Optima Battery’s Red Top line of batteries have proven to be a very durable and long lasting choice in automotive batteries. Add in the fact that the Red Top battery is leak proof, maintenance free and resistance to failures caused by repeated charging and discharging, the Red Top battery is ideal for our project car.
Without knowing what maintenance was routinely performed on the car before we owned it, we did a quick check and change of the spark plugs and wires. A simple and economic routine check to prevent your plans from misfiring.
Finally, we got down to some specifics. Autocross events place a lot of strain on engine driven components with the “hard on the throttle” then “hard off the throttle” action. That jolt through the drivetrain is notorious for flinging off accessory drive belts if they are not in proper alignment. Speaking of alignment, we also double checked the basic alignment settings. Caster, camber, toe and even weight distribution. If a baseline benchmark is going to be valid, the car has to be prepared as if it was going to race normally.
We’ve got a ton planned for our upcoming build. Quite honestly, there’s a definite buzz around the powerTV office and shop. We can’t wait to see our Chevelle completed and up and running. Matter of fact, we’re already taking bets to see who gets to drive the Chevelle first once it’s completed. Future stories coming down the pipeline will include a comparison of how the project car did in the autocross and once we have data to compare the baseline to, we’ll be publishing our results. Until then, let’s take a look at some of our planned upgrades for our BluePrint Chevelle project.
Engine: We plan on removing the classic style BBC and replacing it with a modern 600 hp LSX engine from BluePrint Engines. Starting as a small hobby business 20 years ago in central Nebraska, BluePrint Engines continues to build high performance crate engines for all needs and budgets. Giving their customers exactly what they want is what the company claims is their hallmark.
Front drive system: Billet Specialties really stepped on the big stage with LS engines. Making some of the most creative accessories for the modern GM engines, Billet Specialties have won awards from many tradeshows for their innovative products.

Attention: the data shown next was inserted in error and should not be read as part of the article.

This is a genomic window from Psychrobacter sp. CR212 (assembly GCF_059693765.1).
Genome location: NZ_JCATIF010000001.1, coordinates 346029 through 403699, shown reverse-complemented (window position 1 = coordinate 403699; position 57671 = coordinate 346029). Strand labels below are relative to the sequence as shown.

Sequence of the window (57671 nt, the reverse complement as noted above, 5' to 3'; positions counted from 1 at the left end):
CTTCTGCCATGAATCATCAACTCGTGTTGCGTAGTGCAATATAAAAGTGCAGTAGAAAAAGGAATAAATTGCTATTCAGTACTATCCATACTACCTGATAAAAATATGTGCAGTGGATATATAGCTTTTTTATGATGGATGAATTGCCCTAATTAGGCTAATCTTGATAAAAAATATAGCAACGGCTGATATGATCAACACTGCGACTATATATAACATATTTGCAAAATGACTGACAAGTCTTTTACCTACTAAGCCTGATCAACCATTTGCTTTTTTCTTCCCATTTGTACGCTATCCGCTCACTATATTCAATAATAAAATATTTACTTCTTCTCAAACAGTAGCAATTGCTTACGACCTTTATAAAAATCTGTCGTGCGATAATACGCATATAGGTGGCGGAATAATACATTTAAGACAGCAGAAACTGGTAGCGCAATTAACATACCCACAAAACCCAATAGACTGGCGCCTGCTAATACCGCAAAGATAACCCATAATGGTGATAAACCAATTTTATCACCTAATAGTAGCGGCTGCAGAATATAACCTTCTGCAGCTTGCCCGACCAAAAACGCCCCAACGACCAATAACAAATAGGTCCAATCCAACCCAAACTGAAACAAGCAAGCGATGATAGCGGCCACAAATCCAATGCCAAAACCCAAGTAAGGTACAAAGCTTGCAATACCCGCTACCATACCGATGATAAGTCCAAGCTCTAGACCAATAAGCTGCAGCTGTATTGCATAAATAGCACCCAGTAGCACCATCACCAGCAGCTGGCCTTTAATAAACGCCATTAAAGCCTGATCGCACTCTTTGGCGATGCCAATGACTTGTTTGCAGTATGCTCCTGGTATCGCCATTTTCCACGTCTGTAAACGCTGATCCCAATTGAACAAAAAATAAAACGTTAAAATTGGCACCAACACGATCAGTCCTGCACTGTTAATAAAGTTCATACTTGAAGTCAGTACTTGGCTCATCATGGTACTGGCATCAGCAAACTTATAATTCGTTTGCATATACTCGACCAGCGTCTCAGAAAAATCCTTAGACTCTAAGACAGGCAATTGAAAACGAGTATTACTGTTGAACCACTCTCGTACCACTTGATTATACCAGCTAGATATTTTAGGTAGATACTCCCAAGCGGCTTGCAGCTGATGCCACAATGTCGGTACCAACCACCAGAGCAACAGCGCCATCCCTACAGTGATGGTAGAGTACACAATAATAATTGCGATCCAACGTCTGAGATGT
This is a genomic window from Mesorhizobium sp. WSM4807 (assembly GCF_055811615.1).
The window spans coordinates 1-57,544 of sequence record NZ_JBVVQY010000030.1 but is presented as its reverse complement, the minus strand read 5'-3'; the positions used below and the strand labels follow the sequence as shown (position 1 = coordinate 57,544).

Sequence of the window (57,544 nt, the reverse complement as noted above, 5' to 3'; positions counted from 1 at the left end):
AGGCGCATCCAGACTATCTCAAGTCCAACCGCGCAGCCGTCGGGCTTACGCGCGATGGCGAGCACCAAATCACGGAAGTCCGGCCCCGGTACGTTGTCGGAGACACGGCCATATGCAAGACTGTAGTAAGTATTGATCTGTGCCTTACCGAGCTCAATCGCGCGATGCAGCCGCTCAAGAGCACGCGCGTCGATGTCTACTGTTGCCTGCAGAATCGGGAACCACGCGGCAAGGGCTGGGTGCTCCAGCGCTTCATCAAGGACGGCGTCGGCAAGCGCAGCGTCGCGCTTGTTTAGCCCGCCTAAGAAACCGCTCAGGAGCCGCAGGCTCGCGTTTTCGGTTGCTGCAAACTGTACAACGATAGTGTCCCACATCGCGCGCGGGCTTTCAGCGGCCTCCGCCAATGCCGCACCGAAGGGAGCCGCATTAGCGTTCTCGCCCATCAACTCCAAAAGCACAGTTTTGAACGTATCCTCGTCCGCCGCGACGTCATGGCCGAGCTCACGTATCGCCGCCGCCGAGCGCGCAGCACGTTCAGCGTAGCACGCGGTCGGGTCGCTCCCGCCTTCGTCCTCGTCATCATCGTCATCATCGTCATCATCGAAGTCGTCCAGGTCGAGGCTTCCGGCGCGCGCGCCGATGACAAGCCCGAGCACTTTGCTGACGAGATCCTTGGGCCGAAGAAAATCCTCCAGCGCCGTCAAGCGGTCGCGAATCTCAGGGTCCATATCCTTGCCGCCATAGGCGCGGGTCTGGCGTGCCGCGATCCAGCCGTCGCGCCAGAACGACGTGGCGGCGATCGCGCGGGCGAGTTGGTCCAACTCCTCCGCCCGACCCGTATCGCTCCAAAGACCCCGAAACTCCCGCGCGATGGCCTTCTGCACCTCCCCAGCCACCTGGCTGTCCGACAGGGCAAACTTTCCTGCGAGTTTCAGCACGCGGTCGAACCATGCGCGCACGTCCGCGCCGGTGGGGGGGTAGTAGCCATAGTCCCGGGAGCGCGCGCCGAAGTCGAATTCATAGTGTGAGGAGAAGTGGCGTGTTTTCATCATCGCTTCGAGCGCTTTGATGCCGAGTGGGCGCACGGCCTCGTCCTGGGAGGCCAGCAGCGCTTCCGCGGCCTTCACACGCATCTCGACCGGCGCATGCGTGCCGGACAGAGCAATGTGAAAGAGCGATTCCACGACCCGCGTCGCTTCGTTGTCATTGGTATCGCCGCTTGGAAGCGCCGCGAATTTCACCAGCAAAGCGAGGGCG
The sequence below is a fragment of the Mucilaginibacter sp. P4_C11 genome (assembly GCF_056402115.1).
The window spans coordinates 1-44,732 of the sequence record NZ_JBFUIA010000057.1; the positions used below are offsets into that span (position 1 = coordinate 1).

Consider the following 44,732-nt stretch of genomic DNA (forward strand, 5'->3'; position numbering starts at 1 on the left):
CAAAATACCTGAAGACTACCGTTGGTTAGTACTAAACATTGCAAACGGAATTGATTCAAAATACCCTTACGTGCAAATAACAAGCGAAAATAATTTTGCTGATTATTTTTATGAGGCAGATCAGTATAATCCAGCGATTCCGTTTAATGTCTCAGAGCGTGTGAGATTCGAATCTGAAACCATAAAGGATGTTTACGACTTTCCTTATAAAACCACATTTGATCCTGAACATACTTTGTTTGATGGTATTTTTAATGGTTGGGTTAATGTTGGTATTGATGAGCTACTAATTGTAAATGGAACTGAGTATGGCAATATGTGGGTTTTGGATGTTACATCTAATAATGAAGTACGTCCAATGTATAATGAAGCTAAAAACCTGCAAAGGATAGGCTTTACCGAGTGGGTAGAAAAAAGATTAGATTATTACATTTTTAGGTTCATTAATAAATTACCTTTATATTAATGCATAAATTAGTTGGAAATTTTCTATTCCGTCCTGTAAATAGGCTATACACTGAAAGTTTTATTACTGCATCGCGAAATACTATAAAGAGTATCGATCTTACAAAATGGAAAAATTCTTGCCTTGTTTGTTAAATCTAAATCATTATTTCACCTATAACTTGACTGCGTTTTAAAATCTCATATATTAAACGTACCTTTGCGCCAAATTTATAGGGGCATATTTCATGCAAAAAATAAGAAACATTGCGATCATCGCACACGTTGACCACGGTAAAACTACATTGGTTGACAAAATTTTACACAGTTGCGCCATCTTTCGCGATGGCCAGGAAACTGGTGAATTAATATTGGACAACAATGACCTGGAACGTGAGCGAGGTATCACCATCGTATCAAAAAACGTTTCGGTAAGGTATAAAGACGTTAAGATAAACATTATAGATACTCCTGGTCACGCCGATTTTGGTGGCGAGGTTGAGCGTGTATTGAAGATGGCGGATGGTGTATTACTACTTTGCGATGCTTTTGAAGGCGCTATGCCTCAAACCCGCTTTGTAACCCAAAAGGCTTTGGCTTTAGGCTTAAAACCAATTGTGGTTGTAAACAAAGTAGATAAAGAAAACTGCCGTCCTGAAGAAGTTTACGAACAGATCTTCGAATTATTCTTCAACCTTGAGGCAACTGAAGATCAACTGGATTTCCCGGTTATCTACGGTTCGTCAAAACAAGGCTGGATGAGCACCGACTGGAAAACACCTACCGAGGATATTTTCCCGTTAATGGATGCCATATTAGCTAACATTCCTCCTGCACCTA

Fuel System: AED Performance Carburetor. ‘Nuff said. We plan on using an AED performance carburetor, Holley fuel pump and Earl’s fuel lines and plumbing to get fuel to our fire. These quality names sends a signal that this is a truly blueprinted project.
Starter: MSD Ignitions LS starter. Since opening up shop in 1971, MSD has become another one of those companies that auto enthusiasts have come to trust.
Cooling System: AFCO Racing. It’s no secret that AFCO started out as a small radiator company, but they have grown into a major company manufacturing and supplying many different components for racers. While they have diversified into other areas, their knowledge and experience in cooling systems has continued to advance as well.
Exhaust: We plan to tag team the exhaust effort with two names that are revered in the performance marketplace, Hedman Hedders and FlowMaster Exhaust. We expect this to be a very popular upgrade to our project car and look forward to hearing how many of our readers duplicate our choice in exhaust systems for their LS based engine.
Transmission: We’ve selected the 4L65E Gearstar Level 4 transmission with converter for our project. We needed a transmission that was able to deal with the abuse that we were going to subject it to. In our do-it-all project car, we selected a solid do-it-all transmission.
Suspension: For a spectacular all around suspension that will help our classic muscle car put it’s best footprint forward, we selected an air suspension from Ridetech. For street, road racing and autocross, we expect Ridetech’s air suspension to really make a difference in the way our Chevelle handles.
Brakes: SSBC Brakes. Performance brakes are a necessity on road and autocross courses. We selected a brake company that we were familiar with and had used on previous project cars with much success. These big rotors and multiple stainless steel pistons will help us slow down at the last possible minute for quicker track times.
Wheels: Billet Specialties 17X8 Front/17X9.5 Rear. Once again we went with a company that we were familiar with. Billet Specialties brings the strength that we are looking for in a wheel with the added benefit of helping our project car become more than just a race car. We wanted show car good looks to complete the “Do-it-all” theme of this beauty.
With our game plan in place, it became clear that this project build was well thought out and the goals were very achievable. What makes a well defined project car that can achieve the target goals is a clearly defined build plan with purposeful selection of components – a blueprint, if you will. The final step in planning is to give the project a name. Based on the thought process that went into planning this build, BluePrint Chevelle seemed like a meaningful project name.
As work has already started on our BluePrint Chevelle project car, you’ll want to check back often to see where we are in our build process. We promise to give you all the details, each step of the way. Pardon us while we go back to the blueprints and get this project rolling.